Infosec pros rank malware as their top concern

By Diana Manos
11:30 AM
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Also of concern in a new vendor survey are in-network incidents and increasing time to detection.
infosec malware

The vast majority (91 percent) of cybersecurity experts are concerned about malware and ransomware, according to a new survey by Attivo Networks.

On top of that, cyberattackers are becoming more and more sophisticated, and are continually bypassing perimeter security.

WHY IT MATTERS

Attivo sells security technologies so the results should be taken with a grain of salt. That said, the findings align with other security research of late. The Center for Connected Medicine, for instance, found cybersecurity is a high priority in its 2019 Top of Mind survey.

Attivo, for its part, surveyed more than 450 cybersecurity professionals and executives from around the world and healthcare was the most represented industry.

Attivo said the concern about malware and ransomware is likely due to the healthcare industry being highly targeted in recent years by these types of attacks and the diverse environments healthcare has — which require protecting personal health information as well as pharmaceutical and medical devices.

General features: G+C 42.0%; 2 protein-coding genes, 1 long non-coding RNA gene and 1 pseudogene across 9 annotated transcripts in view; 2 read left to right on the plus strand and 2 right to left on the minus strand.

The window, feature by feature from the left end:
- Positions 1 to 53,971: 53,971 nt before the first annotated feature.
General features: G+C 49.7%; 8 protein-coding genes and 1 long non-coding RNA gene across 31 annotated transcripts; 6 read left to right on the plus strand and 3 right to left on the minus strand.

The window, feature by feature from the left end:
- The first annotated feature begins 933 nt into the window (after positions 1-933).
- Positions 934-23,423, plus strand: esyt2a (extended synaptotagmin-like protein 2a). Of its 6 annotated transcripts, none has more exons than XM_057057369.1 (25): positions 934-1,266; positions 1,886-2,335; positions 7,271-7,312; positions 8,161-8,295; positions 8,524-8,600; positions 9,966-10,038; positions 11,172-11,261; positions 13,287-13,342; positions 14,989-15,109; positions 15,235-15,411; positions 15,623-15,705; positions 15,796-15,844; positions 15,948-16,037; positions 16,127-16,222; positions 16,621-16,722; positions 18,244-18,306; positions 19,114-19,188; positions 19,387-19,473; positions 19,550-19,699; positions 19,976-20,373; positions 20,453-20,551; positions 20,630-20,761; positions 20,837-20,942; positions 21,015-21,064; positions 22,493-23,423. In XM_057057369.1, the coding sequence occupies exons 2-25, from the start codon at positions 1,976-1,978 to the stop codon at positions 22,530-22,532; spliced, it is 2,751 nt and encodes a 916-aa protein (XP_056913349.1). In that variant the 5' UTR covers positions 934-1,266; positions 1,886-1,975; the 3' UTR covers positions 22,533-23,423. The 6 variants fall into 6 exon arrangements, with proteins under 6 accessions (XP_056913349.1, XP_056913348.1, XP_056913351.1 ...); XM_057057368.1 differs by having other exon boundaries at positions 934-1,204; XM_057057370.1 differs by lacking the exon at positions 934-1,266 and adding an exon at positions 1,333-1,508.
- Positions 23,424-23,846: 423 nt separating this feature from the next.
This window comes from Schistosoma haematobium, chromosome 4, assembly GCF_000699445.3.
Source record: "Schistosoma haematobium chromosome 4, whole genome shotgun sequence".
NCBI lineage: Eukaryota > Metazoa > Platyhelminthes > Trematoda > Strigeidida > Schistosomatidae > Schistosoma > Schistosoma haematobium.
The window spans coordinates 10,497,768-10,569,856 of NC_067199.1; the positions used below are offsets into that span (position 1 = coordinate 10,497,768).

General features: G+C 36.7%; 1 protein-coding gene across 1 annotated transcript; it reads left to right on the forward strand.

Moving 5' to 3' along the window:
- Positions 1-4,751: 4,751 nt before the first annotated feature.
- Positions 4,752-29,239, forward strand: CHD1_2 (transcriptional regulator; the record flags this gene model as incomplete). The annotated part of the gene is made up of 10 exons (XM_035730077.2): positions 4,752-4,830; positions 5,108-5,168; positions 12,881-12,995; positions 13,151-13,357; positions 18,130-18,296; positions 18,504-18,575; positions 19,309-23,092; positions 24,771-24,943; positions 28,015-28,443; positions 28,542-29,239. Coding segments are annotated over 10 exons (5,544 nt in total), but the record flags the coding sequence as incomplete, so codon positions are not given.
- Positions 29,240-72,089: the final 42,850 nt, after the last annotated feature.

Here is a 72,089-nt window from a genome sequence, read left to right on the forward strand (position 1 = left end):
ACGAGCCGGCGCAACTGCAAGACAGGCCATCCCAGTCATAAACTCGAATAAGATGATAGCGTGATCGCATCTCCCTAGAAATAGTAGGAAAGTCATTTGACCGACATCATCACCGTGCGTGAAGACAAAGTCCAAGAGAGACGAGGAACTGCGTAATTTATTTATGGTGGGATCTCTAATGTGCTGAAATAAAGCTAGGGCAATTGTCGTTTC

The research also found:

  • 71 percent of the cybersecurity experts surveyed are worried about user networks
  • Nearly half of respondents said their average time for detection of an attack was plateauing or increasing

THE BIGGER TREND

The cyber battle is now shifting inside the network, with 23 percent of respondents reporting they are now spending more on detection than prevention security controls.

Weaponized malware, hackers holding data hostage, social engineering and spearphishing campaigns are common today. Hospitals also have to safeguard against the next big threat to health data when there’s literally no way to know what it will look like or when it might come.

We reported Dec. 18 that healthcare employees in the U.S. and Canada not only admit their organizations have fallen victim to ransomware cybersecurity attacks, they also claim it wasn’t a one-time occurrence. The report, by Kaspersky, titled “Cyber Pulse: The State of Cybersecurity in Healthcare,” stems from a survey conducted by research firm Opinion Matters that included 1,758 healthcare employees in roles ranging from doctors and surgeons to administration and IT staff.

Cybersecurity expert and CEO of HSTpathways Tom Hui said the first action items for organizations looking to make their security stronger is to gather the facts: establish a baseline of what you are doing and what you are not. Then establish a list of issues and priorities.

ON THE RECORD

“Overall, the survey highlighted that the battle to keep cyber attackers from successfully compromising networks is not working,” Attivo said.

Diana Manos is a Washington, D.C.-area freelance writer specializing in healthcare, wellness and technology. 

Twitter: @Diana_Manos
Email the writer: dnewsprovider@gmail.com 

Healthcare IT News is a HIMSS Media publication.